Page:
As we have discussed at length (here, here and here), a background check comes in all different shapes and sizes. The range includes everything from a $10 background check you can find on the Internet to a pre-employment background check (which typically lacks depth) to an FBI-like background investigation, which would cost a few hundred thousand dollars.
While I would argue that a $10 background investigation (or even worse, a “free” background check) is almost completely useless, regardless of what type of background check you do, there are a few basic questions that every background check should answer.
Are there any serious issues in the person’s past?
Not only are you making sure that you are not dealing with the proverbial “ax murderer,” but you also want to make sure that you are not dealing with somebody who has been charged with or convicted of any serious crimes.
The investigation may turn up a history of drug dealing, petty theft or indecent exposure — or even serious offenses like grand theft, larceny or assault. Even if these issues occurred quite some time ago, they can be quite revealing (repeat offender numbers are staggering).
For example, a major city leasing land to a private company would be interested to know that the CEO of that private company is a convicted felon.
The trouble is that most low-cost background checks are so poor at identifying criminal records, they aren’t even worth using.
Most low-cost background checks are so poor at identifying criminal records, they aren’t even worth using.
Is the person who they say they are?
In the simplest terms, you want to make sure that the person’s name, date of birth, address history and Social Security number match the person they claim to be. Effectively, you want to make sure that you are not dealing with a complete con artist.
In addition to confirming some basic details, every effort should be made to verify details of the subject’s employment history, education history or, if applicable, professional licensing.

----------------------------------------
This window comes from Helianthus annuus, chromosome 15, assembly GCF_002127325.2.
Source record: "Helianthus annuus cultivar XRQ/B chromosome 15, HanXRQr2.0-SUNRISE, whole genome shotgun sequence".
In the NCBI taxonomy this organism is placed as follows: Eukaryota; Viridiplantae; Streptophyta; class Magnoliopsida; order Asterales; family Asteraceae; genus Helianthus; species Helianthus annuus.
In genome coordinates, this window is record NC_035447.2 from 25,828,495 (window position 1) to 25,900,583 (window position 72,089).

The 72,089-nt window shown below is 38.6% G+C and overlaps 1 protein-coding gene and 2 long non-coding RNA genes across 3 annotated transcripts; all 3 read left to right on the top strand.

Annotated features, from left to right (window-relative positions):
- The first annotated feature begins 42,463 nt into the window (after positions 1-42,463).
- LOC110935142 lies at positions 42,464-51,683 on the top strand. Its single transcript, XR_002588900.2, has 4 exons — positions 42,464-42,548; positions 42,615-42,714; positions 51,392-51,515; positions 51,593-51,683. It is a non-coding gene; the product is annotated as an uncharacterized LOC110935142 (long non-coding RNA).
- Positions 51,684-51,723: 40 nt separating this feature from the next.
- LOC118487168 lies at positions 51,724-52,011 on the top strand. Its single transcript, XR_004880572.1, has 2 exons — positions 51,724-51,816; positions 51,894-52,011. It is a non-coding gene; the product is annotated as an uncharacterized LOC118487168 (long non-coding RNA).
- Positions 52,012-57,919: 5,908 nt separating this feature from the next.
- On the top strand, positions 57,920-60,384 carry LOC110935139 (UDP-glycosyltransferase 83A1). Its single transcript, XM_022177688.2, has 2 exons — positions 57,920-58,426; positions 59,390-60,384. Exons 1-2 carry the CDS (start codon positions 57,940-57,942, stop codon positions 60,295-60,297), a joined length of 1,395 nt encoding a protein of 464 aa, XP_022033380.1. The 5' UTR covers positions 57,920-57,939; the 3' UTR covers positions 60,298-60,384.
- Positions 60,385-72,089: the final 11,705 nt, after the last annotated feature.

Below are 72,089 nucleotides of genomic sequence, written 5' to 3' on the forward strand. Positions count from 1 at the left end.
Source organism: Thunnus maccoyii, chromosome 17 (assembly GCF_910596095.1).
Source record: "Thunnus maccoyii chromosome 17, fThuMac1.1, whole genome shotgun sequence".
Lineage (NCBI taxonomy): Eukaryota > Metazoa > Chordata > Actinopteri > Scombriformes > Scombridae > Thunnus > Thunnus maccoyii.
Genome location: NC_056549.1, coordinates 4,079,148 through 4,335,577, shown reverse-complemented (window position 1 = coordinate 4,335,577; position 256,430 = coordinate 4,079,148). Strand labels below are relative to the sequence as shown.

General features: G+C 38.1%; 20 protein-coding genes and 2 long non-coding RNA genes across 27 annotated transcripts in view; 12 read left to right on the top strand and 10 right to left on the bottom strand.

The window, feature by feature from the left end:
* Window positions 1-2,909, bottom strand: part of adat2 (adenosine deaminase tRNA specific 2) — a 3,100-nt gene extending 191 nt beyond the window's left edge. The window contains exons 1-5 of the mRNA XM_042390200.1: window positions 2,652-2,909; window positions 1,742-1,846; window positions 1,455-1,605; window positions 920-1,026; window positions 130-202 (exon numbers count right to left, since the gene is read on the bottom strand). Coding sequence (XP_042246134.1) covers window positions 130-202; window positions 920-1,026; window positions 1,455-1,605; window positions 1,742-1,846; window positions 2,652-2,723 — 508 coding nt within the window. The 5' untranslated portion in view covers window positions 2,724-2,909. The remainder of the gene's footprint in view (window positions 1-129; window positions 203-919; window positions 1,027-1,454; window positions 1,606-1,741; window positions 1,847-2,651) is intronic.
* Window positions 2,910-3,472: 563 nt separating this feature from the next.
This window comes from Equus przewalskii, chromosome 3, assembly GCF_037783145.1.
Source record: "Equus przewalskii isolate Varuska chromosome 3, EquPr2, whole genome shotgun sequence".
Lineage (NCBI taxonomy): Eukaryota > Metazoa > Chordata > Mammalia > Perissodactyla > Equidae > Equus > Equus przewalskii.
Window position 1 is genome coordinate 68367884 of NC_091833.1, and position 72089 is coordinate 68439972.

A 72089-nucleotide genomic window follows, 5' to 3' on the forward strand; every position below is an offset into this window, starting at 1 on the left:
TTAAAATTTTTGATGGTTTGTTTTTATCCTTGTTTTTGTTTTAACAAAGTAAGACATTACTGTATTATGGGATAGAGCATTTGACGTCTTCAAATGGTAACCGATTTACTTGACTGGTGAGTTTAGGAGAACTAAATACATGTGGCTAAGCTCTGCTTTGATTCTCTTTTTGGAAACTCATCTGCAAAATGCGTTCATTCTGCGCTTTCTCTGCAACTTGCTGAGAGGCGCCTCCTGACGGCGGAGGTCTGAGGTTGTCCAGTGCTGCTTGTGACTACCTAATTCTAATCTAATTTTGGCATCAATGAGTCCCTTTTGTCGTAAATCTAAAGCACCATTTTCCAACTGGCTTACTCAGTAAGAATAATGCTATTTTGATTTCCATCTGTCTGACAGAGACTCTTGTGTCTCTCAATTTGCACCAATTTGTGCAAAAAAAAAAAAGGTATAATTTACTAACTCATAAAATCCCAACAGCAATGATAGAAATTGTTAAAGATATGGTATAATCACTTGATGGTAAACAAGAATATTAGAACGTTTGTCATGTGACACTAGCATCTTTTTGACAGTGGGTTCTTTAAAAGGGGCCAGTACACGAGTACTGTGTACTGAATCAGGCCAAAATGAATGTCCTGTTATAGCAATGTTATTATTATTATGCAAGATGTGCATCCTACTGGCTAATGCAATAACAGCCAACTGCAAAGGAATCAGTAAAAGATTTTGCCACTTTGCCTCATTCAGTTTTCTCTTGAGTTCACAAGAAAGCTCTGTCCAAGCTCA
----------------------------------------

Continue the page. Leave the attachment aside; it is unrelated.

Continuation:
Recently, we were asked to conduct a background check on an individual whom somebody had met through a dating site. We were able to confirm that the person really did exist, that she lived where she said she lived, and that she wasn’t an ax murderer. But we also found that she was not a licensed nurse (as she had claimed) and that she didn’t work for the local hospital where she said she worked.
In another case, we were able to determine that our client’s fiancé had been married and divorced three times, despite the fact that the prospective groom claimed to have never been married.
In both cases, these were some pretty serious warning flags.
Are there any potential warning signs of what is to come, or other character issues that may exist?
This question is a bit more nuanced. Warning signs typically don’t slap you in the face and scream “look at me!”
What you are looking for here is a history of repeat behavior that may lead to problems — like a person who has been involved in numerous lawsuits (you might be the next on their list).
Or a history of financial troubles that may lead to bankruptcy.
Or even lifestyle issues, such as photos in far-off places, that may indicate someone living beyond their means.
Or a recent DWI may be a sign of potential alcohol problems.
Falsification of work or education history may not be the only white lie someone is telling.
It also may reveal potential issues that may be out there, but may not necessarily be widely known or publicly available. More likely than not, this type of information may only be obtained with further vetting, like through interviews or surveillance.
For example, numerous photos of someone out on the town may not be too sinister at face value, but interviews may reveal a secret drug addiction.
The truth is that most background checks cannot confidently answer these questions, in part because answering these questions confidently comes at a price, and a “free online background check” couldn’t answer these questions in a million years.
Not only do you have to do a comprehensive criminal record search, but you need to have the knowledge and experience to be able to identify and analyze the warning signs.
More often that not, a pretty simple search can identify an individual with serious felonies or the proverbial ax murderer; but a legitimate background check will answer the more nuanced questions necessary to make critical decisions.